Around Town | Art

Walter Croft's Hand-Carved Six Packs

Putting the "can" in uncanny eye for detail


With a quick glance around his well-kept workshop, one thing becomes undeniably obvious: Walter Croft has a way with wood. His impossibly intricate, hand-carved and painted-to-a-sheen Narragansett cans look ready to crack open. The soft drapes of his “mesh” sports jerseys and the lazily winding shoelaces on his rounded sneakers look so fabric-like that wood is probably the last material you would expect them to be made of – miraculously, they are nothing but. Don’t expect Walter to boast about his handiwork, however; for someone in possession of such remarkable talent, he couldn’t be more down-to-earth. Most would consider his creations to be art. For Walter, it’s just a fun hobby that he loves to do now that he’s retired. He has not tried to sell a single piece, but demand has finally grown to the point where he is open to doing so in the near future.

Originally from Georgia, Walter has lived in different parts of Rhode Island since getting out of the Navy in 1969, followed by a stint at Sears and running his own carpentry business; now, he calls Coventry home. He humbly states that he “cannot take credit” for his artistic ability, instead crediting his mother, a clay sculptor, for the artistic gene, as well as the fact that there was no TV in his household growing up; instead, the family would sit around at night listening to the radio and having fun with arts and crafts projects. Walter noticed that he could draw fairly well in high school, and over time he developed a knack for meticulous detail. He started out playing around with carving miniatures post-retirement, mostly freshwater fish (he is an avid fisherman), and then tried carving some sports memorabilia for his two sons. It started with a baseball bat and then mushroomed from there.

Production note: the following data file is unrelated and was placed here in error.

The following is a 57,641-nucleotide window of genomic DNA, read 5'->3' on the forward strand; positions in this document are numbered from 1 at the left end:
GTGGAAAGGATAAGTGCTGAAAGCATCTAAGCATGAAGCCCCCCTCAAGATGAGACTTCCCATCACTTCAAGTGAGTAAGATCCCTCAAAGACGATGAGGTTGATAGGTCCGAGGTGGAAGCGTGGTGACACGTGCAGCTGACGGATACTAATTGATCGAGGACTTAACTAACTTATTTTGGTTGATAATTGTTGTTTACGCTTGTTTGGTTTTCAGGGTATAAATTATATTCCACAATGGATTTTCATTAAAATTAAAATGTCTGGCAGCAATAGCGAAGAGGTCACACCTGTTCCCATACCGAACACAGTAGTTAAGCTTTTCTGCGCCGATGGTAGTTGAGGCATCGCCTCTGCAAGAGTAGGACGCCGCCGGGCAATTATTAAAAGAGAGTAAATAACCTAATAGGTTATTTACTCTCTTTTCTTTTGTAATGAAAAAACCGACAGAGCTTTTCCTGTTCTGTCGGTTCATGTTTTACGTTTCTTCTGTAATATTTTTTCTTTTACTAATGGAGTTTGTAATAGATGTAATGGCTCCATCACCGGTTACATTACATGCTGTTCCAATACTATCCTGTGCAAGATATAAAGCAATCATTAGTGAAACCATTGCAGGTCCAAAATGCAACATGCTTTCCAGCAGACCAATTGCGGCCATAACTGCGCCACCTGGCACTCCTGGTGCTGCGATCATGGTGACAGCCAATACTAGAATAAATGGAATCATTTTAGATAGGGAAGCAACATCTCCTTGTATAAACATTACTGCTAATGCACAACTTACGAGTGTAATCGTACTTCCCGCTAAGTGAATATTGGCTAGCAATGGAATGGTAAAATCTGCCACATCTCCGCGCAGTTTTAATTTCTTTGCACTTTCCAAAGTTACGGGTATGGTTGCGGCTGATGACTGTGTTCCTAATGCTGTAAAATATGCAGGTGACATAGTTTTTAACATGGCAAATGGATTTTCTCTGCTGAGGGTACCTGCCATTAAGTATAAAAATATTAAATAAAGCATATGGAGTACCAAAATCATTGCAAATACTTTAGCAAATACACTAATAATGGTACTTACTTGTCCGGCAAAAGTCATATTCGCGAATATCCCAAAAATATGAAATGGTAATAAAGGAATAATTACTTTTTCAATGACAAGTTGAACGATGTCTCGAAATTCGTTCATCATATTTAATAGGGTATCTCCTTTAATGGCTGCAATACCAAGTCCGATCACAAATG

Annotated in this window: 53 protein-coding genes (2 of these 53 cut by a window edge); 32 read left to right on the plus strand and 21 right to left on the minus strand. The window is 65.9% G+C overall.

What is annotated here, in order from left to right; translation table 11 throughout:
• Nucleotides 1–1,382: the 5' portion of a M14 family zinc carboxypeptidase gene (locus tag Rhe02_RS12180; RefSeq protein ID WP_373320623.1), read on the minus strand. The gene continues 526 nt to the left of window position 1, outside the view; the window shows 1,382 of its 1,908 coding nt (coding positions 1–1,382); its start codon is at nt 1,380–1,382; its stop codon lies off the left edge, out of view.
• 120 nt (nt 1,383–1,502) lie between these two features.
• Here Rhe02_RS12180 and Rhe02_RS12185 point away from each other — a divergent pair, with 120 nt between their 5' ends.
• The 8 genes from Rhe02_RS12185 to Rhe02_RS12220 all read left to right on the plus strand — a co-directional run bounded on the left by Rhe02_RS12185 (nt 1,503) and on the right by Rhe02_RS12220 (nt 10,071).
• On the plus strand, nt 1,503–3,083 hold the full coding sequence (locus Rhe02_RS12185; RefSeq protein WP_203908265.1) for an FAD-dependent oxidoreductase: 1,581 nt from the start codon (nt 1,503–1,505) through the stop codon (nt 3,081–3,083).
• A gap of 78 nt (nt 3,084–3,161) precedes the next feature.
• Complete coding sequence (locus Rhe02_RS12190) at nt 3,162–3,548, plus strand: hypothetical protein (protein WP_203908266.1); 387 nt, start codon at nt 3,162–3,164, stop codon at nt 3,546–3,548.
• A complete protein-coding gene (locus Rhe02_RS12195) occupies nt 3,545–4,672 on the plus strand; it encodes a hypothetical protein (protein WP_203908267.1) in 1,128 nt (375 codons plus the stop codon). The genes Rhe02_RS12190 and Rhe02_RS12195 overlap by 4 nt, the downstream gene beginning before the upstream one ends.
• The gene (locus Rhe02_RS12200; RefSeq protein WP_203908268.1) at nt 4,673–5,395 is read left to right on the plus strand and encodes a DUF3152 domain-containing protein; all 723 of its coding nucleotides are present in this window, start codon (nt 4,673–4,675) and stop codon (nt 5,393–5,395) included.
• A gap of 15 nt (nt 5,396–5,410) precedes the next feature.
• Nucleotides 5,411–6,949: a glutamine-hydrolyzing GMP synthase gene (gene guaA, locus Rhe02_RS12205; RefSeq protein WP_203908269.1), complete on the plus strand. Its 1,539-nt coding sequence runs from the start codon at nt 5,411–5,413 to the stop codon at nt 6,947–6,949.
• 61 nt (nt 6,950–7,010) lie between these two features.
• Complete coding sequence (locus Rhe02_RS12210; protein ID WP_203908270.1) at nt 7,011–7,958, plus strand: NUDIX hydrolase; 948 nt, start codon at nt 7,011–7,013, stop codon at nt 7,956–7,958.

“I love the challenge of really intricate detail in miniatures,” Walter says. “I’ll carve whatever piques my interest at any given time; ideas just hit me.” 
He carved a Yoo-hoo can in a moment of childhood nostalgia, and then started noticing how beautiful some of the artwork is on various beverage cans and bottles. He wanted to make items based on products manufactured specifically in Rhode Island, and Narragansett Beer ended up being one of his main sources of inspiration, especially as the brewer releases more and more seasonal and specialty beers (and new label artwork along with them). He paints each of his carvings using basic acrylic paints, and for items meant to be shiny, he sprays them with a glossy finish spray.

Although Walter has not sought recognition, it certainly seems to be seeking him. An acquaintance familiar with Walter and his work decided to alert the owners at Narragansett about his wooden cans, whereupon he and his work became the subject of a “Made on Honor” promotional video released by the brewery. 

“We still keep in touch,” says Walter. “They’ve been very generous. The CEO has quite a collection of antique cans and bottles that he’ll let me borrow and copy.”

The Narragansett video was just the beginning; Walter’s very first gallery show at the Dryden Gallery at Providence Picture Frame will open at the end of February and will be on display through the end of April. A spectrum of all his different objects is featured, including fish, miniatures, cans, sporting memorabilia and more.

Despite whatever acclaim he might receive in the future, Walter is confident that it’s his sheer passion for his hobby that will continue to motivate him.

“Once I get into my work, I totally forget about time; I’ve gone as long as 16-18 hours without realizing it. Sometimes my hands start shaking because I haven’t eaten in eight hours,” he says. “I just love it, and I spend a lot of time carving and painting when I’m not babysitting my granddaughter. My two boys inherited the artistic gene too,” he notes proudly. “And now, even my four year-old granddaughter is showing evidence of it.”